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Inside Tauranga's sex industry, New Zealand


“The word illegal and legal makes a big difference.”

This article describes conditions under ‘decriminalised’ sex work in New Zealand. It illustrates that there are still many constraints on sex workers and that not all sex work is legal.

In Tauranga you are allowed to offer commercial sex services from your house, provided you are the only person operating there.There are five registered brothels, compared with four in 2003. It is illegal to solicit sex on the street. Brothels must only open in areas permitted under council by law and a certificate of compliance and an operator certificate, is needed. You have to be 18 to be a sex worker or use their services. Condoms are a requirement and sex workers are advised to take other precautions; when necessary. Sexual health check-ups are recommended for prostitutes every three months.

“In a recent poll, two-thirds of Kiwis said prostitution laws should be amended to keep brothels out of residential areas. The poll and its results angered the National Prostitutes Collective, which says recriminalising the profession would be unrealistic and unsafe. Immigration New Zealand is monitoring brothels and says it will charge them with “aiding and abetting” illegal prostitutes to remain in the country if they rent out beds to them. The agency is anticipating a surge in foreign sex workers entering the country to meet an expected increase in demand during the Rugby World Cup.   Tauranga’s Larry Baldock, leader of the Kiwi Party and city councillor, believes brothel keeping, pimping and street soliciting should never have been decriminalised. He says Prime Minister John Key voted against it, and Baldock agrees. “Is this the message we want to be sending to society?” he says. Baldock says if the profession wasn’t so highly paid, fewer women would probably do it.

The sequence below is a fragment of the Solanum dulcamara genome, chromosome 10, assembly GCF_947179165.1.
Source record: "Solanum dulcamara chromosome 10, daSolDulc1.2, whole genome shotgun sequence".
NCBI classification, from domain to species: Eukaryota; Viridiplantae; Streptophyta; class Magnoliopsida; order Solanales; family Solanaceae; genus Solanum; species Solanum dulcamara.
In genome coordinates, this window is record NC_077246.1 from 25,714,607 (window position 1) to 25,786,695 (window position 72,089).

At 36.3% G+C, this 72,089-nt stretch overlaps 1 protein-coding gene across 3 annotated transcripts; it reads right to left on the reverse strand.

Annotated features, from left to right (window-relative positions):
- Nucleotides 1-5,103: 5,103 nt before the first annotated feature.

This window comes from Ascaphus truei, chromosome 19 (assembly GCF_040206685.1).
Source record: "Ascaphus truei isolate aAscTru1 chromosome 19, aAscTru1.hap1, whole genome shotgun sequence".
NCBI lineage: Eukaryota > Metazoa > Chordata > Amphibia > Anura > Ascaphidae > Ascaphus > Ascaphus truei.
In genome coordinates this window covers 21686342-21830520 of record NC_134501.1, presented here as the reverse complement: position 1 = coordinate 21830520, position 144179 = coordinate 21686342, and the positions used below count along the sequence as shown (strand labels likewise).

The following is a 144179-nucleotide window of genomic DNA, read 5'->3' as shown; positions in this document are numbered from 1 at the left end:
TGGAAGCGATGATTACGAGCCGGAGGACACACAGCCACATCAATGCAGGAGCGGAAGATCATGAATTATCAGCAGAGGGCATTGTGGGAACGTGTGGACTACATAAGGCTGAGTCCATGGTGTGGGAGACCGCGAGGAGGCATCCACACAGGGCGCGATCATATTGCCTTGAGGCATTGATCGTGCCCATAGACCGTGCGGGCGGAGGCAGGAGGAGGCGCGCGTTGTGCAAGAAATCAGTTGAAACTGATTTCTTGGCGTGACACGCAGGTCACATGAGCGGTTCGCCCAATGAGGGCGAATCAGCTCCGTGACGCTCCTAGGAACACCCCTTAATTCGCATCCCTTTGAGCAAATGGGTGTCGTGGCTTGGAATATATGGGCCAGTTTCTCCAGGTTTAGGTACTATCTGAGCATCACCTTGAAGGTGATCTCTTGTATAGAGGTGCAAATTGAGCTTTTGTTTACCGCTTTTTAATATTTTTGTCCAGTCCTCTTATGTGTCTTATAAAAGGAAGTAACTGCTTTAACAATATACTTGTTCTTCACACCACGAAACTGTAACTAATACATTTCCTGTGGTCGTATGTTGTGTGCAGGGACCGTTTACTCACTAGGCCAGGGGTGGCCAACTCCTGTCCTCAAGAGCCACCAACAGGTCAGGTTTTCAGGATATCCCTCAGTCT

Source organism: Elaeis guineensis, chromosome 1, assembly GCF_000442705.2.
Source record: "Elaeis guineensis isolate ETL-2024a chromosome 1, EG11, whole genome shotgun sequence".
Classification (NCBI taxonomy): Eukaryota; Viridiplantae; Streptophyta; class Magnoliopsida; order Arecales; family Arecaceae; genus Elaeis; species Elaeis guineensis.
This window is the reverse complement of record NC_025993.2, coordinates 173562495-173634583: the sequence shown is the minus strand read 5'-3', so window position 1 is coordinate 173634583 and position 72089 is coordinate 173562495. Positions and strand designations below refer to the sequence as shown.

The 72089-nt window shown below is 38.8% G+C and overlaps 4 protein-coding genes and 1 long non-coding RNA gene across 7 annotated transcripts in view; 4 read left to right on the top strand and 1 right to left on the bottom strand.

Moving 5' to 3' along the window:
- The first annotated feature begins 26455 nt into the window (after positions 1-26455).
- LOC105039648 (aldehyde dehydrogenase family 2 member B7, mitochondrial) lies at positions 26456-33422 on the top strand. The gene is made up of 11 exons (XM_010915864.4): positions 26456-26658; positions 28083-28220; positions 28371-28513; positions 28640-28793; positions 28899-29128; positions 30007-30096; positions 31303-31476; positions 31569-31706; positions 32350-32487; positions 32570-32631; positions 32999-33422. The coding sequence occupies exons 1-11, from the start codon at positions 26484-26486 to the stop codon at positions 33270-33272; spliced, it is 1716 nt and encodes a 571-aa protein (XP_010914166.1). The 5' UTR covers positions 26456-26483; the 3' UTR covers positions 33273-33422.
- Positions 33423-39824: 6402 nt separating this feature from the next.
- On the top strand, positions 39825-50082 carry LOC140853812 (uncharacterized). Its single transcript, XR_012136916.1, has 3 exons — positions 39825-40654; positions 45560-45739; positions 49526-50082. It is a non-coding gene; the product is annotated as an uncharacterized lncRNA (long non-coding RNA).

“Prostitution is at the expense of Kiwi families. If you ask prostitutes, a lot of their clients are married, and a lot of their money is coming from the family purse. If they were doing it for $15 an hour it would be a different story.”


Human Rights and Law